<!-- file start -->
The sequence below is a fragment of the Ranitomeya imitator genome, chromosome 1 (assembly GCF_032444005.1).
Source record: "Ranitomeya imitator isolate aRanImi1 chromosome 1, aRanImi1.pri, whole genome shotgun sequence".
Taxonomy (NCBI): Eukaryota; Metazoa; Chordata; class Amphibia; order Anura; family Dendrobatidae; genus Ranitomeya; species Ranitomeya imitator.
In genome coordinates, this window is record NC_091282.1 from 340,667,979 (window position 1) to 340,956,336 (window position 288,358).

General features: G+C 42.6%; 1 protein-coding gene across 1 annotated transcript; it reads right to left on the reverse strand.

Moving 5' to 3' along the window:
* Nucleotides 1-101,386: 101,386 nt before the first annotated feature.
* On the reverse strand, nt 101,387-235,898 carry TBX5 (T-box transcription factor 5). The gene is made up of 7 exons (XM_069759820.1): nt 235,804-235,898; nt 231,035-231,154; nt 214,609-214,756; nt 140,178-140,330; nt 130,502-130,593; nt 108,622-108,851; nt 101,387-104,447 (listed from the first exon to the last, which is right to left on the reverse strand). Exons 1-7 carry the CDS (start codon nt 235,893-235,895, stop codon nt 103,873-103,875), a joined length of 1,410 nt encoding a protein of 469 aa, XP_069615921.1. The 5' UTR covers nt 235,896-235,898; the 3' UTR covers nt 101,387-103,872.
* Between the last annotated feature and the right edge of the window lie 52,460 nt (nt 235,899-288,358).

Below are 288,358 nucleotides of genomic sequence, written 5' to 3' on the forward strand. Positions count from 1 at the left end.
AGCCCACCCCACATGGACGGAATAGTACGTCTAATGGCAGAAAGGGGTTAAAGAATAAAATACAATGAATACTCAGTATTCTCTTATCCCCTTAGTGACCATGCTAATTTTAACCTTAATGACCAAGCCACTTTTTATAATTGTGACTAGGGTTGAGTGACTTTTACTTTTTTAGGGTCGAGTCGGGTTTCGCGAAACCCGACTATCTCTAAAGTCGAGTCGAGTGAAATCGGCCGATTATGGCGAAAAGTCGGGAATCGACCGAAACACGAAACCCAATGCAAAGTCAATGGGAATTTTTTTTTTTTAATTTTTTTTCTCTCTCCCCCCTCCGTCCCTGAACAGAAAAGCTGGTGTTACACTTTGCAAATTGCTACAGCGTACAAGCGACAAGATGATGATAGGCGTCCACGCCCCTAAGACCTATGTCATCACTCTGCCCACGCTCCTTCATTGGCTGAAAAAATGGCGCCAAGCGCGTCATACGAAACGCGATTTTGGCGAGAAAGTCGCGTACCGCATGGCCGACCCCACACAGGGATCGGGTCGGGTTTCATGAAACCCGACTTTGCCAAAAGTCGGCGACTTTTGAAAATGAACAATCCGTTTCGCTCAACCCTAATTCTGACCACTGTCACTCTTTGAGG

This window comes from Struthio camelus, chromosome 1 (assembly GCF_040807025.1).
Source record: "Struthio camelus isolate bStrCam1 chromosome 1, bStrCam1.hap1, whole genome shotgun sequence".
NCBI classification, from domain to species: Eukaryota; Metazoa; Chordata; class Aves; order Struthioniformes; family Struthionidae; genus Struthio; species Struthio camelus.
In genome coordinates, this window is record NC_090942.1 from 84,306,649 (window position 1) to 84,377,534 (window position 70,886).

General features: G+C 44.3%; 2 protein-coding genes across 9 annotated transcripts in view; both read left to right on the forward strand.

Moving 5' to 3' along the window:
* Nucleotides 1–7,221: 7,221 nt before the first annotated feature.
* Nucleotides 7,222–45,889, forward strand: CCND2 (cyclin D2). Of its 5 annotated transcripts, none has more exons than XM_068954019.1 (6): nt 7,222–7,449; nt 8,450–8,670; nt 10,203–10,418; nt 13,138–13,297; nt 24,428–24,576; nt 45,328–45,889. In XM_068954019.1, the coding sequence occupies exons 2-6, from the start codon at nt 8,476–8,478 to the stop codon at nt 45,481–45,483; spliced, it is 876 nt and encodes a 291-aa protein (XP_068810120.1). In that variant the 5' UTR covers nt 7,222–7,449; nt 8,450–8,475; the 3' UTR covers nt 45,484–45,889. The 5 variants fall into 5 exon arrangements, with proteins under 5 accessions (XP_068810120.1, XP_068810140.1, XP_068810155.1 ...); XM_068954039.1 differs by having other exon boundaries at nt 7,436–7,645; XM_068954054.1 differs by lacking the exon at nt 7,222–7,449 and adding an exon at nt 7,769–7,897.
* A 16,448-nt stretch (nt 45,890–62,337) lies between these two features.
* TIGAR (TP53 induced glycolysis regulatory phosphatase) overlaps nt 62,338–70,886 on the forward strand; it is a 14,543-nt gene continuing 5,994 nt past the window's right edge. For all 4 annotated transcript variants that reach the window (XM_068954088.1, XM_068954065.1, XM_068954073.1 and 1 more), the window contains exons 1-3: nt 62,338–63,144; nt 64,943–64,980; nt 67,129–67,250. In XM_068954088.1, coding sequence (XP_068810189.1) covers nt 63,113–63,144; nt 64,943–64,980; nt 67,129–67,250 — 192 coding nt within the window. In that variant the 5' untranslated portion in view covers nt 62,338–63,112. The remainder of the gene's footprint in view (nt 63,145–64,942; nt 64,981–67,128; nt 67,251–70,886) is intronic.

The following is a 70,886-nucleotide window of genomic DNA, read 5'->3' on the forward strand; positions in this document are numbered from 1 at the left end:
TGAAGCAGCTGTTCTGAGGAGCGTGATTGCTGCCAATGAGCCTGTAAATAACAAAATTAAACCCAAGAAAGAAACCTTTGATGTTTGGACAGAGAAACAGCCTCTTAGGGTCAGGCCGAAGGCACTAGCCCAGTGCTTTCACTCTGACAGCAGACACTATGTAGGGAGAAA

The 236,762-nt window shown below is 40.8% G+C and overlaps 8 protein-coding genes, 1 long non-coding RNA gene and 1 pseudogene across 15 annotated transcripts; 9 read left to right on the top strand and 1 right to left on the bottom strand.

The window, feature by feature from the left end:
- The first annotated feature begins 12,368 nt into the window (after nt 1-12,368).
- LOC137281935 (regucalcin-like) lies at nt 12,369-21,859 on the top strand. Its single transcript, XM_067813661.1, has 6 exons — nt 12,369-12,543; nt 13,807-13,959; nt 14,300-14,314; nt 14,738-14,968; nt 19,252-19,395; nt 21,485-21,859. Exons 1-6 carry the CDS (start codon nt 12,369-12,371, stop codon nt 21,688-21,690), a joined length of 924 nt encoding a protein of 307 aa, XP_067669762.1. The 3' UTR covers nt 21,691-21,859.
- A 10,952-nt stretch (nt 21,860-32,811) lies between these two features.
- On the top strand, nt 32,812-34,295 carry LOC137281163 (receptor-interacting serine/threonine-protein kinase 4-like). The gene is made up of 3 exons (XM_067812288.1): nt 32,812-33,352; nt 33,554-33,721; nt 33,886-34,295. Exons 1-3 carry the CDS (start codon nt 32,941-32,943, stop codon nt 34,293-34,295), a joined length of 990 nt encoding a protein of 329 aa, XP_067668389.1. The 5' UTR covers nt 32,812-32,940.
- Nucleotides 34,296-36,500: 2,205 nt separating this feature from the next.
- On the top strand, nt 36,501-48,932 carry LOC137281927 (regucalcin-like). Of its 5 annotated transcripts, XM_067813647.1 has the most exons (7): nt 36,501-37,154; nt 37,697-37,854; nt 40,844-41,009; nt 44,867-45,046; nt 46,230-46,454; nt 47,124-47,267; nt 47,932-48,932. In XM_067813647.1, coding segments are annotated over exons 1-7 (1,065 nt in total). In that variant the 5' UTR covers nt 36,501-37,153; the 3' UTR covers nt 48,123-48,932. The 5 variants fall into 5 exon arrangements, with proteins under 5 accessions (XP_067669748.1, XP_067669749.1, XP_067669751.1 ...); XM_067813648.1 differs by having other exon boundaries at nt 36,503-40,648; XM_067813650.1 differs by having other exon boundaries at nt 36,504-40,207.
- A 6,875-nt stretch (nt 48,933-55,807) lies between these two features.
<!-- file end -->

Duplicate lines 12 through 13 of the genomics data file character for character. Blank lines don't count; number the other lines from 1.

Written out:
This window comes from Struthio camelus, chromosome 1 (assembly GCF_040807025.1).
Source record: "Struthio camelus isolate bStrCam1 chromosome 1, bStrCam1.hap1, whole genome shotgun sequence".